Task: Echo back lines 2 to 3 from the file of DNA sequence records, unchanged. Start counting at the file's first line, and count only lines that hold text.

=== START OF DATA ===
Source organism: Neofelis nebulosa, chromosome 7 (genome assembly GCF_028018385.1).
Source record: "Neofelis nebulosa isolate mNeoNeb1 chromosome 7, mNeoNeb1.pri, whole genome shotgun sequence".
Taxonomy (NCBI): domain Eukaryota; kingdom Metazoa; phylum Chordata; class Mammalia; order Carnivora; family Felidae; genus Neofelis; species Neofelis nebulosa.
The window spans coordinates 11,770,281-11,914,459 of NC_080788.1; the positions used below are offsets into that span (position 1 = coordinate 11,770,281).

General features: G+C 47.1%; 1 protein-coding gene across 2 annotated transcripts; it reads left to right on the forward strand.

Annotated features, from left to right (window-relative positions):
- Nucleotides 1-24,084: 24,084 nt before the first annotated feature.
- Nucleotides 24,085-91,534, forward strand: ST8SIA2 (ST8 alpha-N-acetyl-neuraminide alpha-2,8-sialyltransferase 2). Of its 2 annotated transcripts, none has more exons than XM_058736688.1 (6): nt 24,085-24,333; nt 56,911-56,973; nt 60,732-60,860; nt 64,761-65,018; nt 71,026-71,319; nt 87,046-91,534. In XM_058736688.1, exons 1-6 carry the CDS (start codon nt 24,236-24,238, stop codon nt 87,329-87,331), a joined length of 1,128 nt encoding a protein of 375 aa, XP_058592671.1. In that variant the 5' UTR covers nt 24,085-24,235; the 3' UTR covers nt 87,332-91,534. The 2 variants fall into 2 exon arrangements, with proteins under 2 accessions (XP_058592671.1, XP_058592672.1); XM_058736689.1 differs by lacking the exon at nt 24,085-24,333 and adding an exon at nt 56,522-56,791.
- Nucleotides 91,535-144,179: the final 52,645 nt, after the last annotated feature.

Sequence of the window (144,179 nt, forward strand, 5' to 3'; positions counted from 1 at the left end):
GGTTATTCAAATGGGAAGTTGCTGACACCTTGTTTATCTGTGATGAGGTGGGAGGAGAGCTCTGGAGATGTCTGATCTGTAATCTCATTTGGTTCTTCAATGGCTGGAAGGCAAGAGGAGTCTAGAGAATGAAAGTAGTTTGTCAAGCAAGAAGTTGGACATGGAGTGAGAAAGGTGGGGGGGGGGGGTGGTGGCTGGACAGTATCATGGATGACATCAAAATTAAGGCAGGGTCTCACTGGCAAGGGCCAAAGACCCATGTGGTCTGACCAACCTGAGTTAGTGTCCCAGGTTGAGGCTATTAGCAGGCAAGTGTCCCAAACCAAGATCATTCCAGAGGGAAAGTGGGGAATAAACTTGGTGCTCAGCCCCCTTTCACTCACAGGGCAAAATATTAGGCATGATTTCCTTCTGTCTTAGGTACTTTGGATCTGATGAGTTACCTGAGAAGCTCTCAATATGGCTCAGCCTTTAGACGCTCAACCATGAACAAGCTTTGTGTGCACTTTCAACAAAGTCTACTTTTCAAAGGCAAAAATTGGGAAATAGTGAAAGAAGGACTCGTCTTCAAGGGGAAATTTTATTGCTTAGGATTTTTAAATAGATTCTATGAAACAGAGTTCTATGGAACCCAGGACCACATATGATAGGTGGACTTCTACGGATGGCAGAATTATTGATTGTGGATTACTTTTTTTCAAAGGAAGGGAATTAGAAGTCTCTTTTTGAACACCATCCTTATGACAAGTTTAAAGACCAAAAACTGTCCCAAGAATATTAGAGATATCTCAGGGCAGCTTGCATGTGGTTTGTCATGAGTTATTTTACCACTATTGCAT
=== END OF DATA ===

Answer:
Source record: "Neofelis nebulosa isolate mNeoNeb1 chromosome 7, mNeoNeb1.pri, whole genome shotgun sequence".
Taxonomy (NCBI): domain Eukaryota; kingdom Metazoa; phylum Chordata; class Mammalia; order Carnivora; family Felidae; genus Neofelis; species Neofelis nebulosa.